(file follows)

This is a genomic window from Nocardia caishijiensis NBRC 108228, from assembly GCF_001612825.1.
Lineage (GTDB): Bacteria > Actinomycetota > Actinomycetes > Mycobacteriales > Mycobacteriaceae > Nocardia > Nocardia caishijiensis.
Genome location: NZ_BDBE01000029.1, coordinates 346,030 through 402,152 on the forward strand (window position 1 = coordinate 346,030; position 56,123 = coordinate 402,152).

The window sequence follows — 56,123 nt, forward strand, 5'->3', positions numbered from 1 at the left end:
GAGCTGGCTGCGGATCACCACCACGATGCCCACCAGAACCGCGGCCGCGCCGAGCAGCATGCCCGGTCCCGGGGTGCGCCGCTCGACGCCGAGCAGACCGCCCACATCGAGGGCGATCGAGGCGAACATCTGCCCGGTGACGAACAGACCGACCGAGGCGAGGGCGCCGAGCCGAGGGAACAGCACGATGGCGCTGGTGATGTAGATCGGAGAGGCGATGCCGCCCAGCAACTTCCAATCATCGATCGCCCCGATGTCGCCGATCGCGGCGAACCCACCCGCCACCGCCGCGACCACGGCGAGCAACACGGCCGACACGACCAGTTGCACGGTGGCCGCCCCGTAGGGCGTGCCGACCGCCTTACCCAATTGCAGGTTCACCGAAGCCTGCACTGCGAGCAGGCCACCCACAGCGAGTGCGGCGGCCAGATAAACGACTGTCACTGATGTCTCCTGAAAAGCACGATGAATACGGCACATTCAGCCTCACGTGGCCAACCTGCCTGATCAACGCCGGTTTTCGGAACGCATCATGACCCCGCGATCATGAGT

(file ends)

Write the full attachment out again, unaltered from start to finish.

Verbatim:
This is a genomic window from Nocardia caishijiensis NBRC 108228, from assembly GCF_001612825.1.
Lineage (GTDB): Bacteria > Actinomycetota > Actinomycetes > Mycobacteriales > Mycobacteriaceae > Nocardia > Nocardia caishijiensis.
Genome location: NZ_BDBE01000029.1, coordinates 346,030 through 402,152 on the forward strand (window position 1 = coordinate 346,030; position 56,123 = coordinate 402,152).

The window sequence follows — 56,123 nt, forward strand, 5'->3', positions numbered from 1 at the left end:
GAGCTGGCTGCGGATCACCACCACGATGCCCACCAGAACCGCGGCCGCGCCGAGCAGCATGCCCGGTCCCGGGGTGCGCCGCTCGACGCCGAGCAGACCGCCCACATCGAGGGCGATCGAGGCGAACATCTGCCCGGTGACGAACAGACCGACCGAGGCGAGGGCGCCGAGCCGAGGGAACAGCACGATGGCGCTGGTGATGTAGATCGGAGAGGCGATGCCGCCCAGCAACTTCCAATCATCGATCGCCCCGATGTCGCCGATCGCGGCGAACCCACCCGCCACCGCCGCGACCACGGCGAGCAACACGGCCGACACGACCAGTTGCACGGTGGCCGCCCCGTAGGGCGTGCCGACCGCCTTACCCAATTGCAGGTTCACCGAAGCCTGCACTGCGAGCAGGCCACCCACAGCGAGTGCGGCGGCCAGATAAACGACTGTCACTGATGTCTCCTGAAAAGCACGATGAATACGGCACATTCAGCCTCACGTGGCCAACCTGCCTGATCAACGCCGGTTTTCGGAACGCATCATGACCCCGCGATCATGAGT